The Man with the Copper Fingers (FING)

Page numbers are from my Avon edition of Lord Peter Views the Body.

page 7
The Egotists' Club

Rachel Levy has pointed out that this fictitious club is a Sherlock Holmes allusion: Mycroft's favorite club is the Diogenes Club, at which on must not speak with the others members except in the Strangers' Room.

the temperament of a Jane Austen

Jane Austen did her writing in the parlor (as Jeffrey Bennet Smith pointed out to me, correcting a piece of foolishness in the first edition of these notes), where the interruptions to her work would have been continual. The mind boggles, or at least mine does, at the thought of achieving anything at all under such conditions.

a powerful Trichinopoly cigar

One of three appearances of the tale of the cigar and the port.

coster millionaire

A coster is a costermonger, and a costermonger is an apple seller, a fruiterer, especially one who works on the street.

the cubist poet

Cubism was primarily, but not entirely, a school of painting. Guillaume Apollinaire and Gertrude Stein are counted among the cubists.

page 8
"seven years it must have been -- just before America came into the War."

So the story dates from early 1924; the events recounted were in 1920.

page 9

Statues overlaid with gold and ivory.


Miss Murchison informed us that this is a name for Juno, the goddess of home life and childbirth, "and also associated with the sexual life of women, and with childbirth." One is left to imagine the "very slick and very ugly realistic group."

I went up east

Query: has any American ever said "up east"? I know there's a Down East, which of course refers to the northernmost state in the east (Maine), but AFAIK the east coast has always been called "back east" in the western USA, to the amusement or irritation of those of us to whom the west coast is back home, and any other part of the country is a good place to get back from.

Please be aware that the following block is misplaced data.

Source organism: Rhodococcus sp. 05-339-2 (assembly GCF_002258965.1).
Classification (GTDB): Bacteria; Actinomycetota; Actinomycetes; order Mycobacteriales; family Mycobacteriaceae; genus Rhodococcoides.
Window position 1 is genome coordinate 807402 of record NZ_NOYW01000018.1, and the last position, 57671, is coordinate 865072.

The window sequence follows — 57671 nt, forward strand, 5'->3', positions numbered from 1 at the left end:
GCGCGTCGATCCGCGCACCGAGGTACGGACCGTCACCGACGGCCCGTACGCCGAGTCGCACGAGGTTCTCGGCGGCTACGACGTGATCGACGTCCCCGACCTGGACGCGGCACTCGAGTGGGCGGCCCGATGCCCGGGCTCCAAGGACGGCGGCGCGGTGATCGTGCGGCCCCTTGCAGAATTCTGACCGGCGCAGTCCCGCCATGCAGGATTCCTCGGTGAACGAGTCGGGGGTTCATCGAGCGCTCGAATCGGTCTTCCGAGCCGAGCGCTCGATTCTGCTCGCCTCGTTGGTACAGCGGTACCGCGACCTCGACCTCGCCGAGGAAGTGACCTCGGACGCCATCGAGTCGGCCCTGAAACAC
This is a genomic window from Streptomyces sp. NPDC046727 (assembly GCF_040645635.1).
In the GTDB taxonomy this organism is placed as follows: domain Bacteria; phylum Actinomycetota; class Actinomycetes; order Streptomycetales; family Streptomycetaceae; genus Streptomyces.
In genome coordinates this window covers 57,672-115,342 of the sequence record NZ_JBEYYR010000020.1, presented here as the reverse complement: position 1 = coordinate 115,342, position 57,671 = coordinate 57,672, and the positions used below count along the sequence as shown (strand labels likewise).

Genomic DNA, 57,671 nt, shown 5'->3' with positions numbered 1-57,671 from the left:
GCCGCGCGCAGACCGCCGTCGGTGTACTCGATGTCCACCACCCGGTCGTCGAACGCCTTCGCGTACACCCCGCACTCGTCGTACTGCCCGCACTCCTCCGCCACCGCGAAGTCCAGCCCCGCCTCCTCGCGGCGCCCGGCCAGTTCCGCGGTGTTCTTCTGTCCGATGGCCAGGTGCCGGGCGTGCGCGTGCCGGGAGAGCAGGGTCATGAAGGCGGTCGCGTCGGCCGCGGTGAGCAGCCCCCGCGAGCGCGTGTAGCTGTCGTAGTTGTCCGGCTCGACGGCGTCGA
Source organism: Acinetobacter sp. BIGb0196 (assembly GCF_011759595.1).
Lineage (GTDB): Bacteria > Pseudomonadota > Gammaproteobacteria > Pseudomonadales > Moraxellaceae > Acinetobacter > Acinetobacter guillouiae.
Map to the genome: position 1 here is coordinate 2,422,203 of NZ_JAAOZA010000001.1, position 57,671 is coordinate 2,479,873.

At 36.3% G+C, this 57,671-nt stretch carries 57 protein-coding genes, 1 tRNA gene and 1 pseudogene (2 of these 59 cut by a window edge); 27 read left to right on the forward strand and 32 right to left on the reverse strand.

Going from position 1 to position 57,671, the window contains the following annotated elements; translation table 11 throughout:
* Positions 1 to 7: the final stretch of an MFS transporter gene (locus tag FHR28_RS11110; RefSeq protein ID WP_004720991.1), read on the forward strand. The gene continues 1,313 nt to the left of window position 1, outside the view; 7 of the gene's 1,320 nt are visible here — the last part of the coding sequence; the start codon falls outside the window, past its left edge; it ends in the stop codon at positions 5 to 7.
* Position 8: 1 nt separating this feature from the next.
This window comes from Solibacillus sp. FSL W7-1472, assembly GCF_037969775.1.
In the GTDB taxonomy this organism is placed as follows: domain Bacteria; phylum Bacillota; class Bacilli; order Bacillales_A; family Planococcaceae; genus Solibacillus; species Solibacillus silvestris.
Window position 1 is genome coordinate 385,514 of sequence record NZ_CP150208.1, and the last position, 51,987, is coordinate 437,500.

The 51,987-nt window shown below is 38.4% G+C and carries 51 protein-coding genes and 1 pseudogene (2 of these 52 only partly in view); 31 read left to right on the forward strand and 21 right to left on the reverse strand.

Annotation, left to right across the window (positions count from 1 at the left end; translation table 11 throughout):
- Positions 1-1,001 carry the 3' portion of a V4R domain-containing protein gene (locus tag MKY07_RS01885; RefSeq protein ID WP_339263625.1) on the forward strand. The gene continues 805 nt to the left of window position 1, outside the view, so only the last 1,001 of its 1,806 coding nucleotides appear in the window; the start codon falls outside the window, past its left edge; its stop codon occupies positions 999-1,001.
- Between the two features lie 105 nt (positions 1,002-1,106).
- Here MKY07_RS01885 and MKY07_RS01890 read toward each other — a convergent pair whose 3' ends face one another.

page 14
a strong English accent

Here at least DLS has truly captured American sensibilities. To those who can distinguish an Oxford from a Cambridge accent it may be incredible, but most Americans would do no better than this at describing Wimsey's aristocratic-Oxonian speech.

page 16

The OED defines Sheffield plate as "plate made of copper coated with silver by a special process brought to perfection in Sheffield (but now disused)." Contrary to Wimsey's implication, the process did not involve electroplating (see below); rather, the silver was fused to the underlying copper by heating. Sheffield plating was invented about 1742, and was supplanted by electroplating about 1840.

page 17
Not a smoke do you smoke and not a sup do you sip...

"It's a song of a merryman moping mum,
Whose soul was sad and whose glance was glum,
Who sipped no sup and who craved no crumb,
As he sighed for the love of a lady."
--Jack Point's song "I Have a Song to Sing O!" from Gilbert and Sullivan's Yeomen of the Guard

However, see the next item.

...until Burd Ellen is set free.

Elizabeth Sumpter explained that this is from the tale of Child Roland, who must rescue his kidnaped sister. It would seem that Gilbert had the old ballad in mind.

Lady Susan provided text:

There's a text paraphrase of the ballad at: which includes this paragraph:

"Well, my son," said the Warlock Merlin, "there are but two things, simple they may seem, but hard they are to do. One thing to do, and one thing not to do. And the thing to do is this: after you have entered the land of Fairy, whoever speaks to you, till you meet the Burd Ellen, you must out with your father's brand and off with his head. And what you've not to do is this: bite no bit and drink no drop, however hungry or thirsty you be; drink a drop or bite a bit, while in Elfland you be, and never will you see the Middle Earth again."

page 20
copper anodes

See the Appendix for an explanation of electroplating.

page 22
Electro-plating ... wasn't a job that could be finished in a night

See the Appendix.

page 23
copper wire ... running to the output of the transformer.